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The year-end table | Eeshaan Kashyap mixes the old and the new

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A festive table with a red batik tablecloth, obavara pots, copper lustre glazed square ceramic plates, and bunches of sweet Nargis
| Photo Credit: Eeshaan Kashyap

It is the beginning of winter and as the last big festive season rolls in, the table is taking centrestage. The sweet fragrance of Nargis is thick in the air as I set up this spread, which is a nod to food, craftsmanship and memories. As a chef, I pick fresh seasonal ingredients and unique tableware with equal care. I also work with multiple platforms, studios, craft clusters and factories as part of my venture, Tablescape — a concept store for artful, functional objects — to do design interventions for a modern-day setting. Here’s one of my tables and its stories.

Black kadappa stone platters and copper lustre glazed square ceramic plates

Black kadappa stone platters and copper lustre glazed square ceramic plates
| Photo Credit:
Eeshaan Kashyap

Tabletops as underliners

This year, I wanted to bring out pieces that I have collected over the years, like the large, one-of-a-kind, black kadappa stone platters — in actuality, they are tabletops made in Agra that I sourced from the Craft Museum in Delhi — that I’m using as table mats.

Reds to bind

The bright red lacquer batik tablecloth from West Bengal, with its grid-like pattern and tones of brown to break the monotony of the lines, was a gift from many years ago. But the contemporary design is still so chic.  

Squared away

To break the symmetry of the black stone mats, there are bright copper lustre glazed square ceramic plates from the Khurja pottery village in Uttar Pradesh. It is a low-fired finish that is extremely hard to achieve. The contrast of the brown with the copper makes the setting warm yet modern.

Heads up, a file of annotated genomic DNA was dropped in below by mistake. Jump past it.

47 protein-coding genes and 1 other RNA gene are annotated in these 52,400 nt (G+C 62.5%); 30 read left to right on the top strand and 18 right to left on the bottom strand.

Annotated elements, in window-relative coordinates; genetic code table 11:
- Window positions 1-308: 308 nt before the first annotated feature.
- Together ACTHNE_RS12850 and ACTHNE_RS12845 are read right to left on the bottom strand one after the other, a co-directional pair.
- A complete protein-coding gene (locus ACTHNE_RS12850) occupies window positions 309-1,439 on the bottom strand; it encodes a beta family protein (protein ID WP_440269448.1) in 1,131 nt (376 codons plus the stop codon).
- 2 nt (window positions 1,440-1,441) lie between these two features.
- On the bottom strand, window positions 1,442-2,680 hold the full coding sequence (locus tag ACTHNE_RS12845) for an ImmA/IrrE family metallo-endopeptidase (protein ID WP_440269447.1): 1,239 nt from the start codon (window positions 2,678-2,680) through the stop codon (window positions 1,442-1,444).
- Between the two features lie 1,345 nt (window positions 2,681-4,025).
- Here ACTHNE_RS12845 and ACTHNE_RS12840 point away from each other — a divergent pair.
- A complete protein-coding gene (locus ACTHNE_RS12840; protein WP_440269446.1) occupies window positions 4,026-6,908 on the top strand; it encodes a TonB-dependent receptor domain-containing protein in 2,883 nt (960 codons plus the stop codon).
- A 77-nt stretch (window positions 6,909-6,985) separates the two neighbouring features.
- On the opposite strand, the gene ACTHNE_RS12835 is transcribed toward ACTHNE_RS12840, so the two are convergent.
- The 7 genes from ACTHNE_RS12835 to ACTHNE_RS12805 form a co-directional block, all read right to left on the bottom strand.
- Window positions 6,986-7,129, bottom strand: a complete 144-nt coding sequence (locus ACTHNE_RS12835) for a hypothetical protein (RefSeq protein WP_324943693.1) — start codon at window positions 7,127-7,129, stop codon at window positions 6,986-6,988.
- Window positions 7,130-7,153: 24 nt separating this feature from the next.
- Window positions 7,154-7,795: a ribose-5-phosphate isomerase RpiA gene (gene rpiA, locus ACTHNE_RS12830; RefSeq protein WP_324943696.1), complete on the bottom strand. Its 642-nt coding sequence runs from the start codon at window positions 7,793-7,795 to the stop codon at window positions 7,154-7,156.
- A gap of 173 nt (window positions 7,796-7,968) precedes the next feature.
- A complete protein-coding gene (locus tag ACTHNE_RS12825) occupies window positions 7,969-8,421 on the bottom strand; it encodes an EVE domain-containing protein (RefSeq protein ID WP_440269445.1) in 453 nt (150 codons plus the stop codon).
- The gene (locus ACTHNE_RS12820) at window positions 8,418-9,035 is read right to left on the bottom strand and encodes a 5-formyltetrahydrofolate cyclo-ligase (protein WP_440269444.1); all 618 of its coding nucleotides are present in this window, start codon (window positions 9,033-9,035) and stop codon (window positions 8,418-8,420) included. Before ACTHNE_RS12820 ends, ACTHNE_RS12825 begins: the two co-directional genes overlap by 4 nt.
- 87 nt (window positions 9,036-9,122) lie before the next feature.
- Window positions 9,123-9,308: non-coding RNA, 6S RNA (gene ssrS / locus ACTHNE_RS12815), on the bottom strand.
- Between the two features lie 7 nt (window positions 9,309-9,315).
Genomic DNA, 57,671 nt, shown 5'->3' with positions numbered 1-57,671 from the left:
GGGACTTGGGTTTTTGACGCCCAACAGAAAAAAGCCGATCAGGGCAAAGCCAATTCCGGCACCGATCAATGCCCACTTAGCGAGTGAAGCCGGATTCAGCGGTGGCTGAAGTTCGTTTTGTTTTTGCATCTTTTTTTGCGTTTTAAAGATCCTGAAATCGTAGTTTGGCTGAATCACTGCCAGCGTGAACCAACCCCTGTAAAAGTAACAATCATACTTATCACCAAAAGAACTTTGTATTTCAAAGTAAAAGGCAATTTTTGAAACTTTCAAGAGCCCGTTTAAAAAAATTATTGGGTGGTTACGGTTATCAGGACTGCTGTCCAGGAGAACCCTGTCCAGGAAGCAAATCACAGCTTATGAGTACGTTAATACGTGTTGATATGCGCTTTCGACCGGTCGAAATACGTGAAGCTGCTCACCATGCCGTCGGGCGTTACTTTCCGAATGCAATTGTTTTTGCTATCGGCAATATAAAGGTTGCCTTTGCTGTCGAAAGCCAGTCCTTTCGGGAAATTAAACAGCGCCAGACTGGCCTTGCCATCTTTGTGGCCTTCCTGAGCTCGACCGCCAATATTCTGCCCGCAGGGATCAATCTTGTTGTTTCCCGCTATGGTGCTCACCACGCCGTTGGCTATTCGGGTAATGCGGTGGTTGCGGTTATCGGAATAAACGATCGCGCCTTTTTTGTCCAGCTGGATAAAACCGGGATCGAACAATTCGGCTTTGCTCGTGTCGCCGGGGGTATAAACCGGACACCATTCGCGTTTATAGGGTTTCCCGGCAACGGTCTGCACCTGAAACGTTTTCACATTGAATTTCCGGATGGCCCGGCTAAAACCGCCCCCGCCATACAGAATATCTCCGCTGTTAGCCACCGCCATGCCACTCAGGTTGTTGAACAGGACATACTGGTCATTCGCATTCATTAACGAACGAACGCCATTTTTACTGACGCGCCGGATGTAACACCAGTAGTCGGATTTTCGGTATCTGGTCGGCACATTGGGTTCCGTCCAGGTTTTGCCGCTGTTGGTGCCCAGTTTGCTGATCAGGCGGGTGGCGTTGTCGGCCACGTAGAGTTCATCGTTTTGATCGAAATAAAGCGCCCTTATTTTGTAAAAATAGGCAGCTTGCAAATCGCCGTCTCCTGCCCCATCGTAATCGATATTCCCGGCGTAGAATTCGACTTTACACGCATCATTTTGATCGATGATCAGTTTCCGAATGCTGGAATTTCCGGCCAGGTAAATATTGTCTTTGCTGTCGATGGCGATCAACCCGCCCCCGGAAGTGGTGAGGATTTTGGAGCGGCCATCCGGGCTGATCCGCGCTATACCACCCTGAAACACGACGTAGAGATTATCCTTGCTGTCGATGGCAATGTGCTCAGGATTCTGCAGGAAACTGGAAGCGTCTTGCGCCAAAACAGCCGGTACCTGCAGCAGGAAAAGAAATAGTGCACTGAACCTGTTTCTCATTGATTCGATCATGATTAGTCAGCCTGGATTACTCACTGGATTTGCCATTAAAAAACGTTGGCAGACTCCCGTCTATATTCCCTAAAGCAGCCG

The obavara pots are made by scalding the finish on the pottery to seal the porous surface before being dipped into a flour-sugar-yeast mixture

The obavara pots are made by scalding the finish on the pottery to seal the porous surface before being dipped into a flour-sugar-yeast mixture
| Photo Credit:
Eeshaan Kashyap

Yeast and ceramics

The showstoppers are the obavara pots. Similar to Japan’s raku pottery, these are made with a firing process that originated around the 12th century in the Baltic region, and involves scalding the finish on the pottery to seal the porous surface. The pieces are then dipped into a flour-sugar-yeast mixture before being dunked in water to rapidly cool them. The effect is stunning. My ceramics are made in Kutch by the Dehaati Studio and local potters.

Place setting for nostalgia

The table is set not only with functional ware but also objects of affection. Like the brass spoon that my grandmother gave me. She used it to make ghujiya — it served the dual role of placing the mixture on the dough and cutting it instantly. The large seashells are from my recent travels to Mahabalipuram; the cutlery is all different, and sourced from flea market; and the light, hand-carved Naga bamboo glasses are the perfect foil. Finally, the small terracotta plates from Mogra Studio in Ahmedabad with their modern glaze sum up my love for materials.

Eeshaan Kashyap is a chef and restaurateur.



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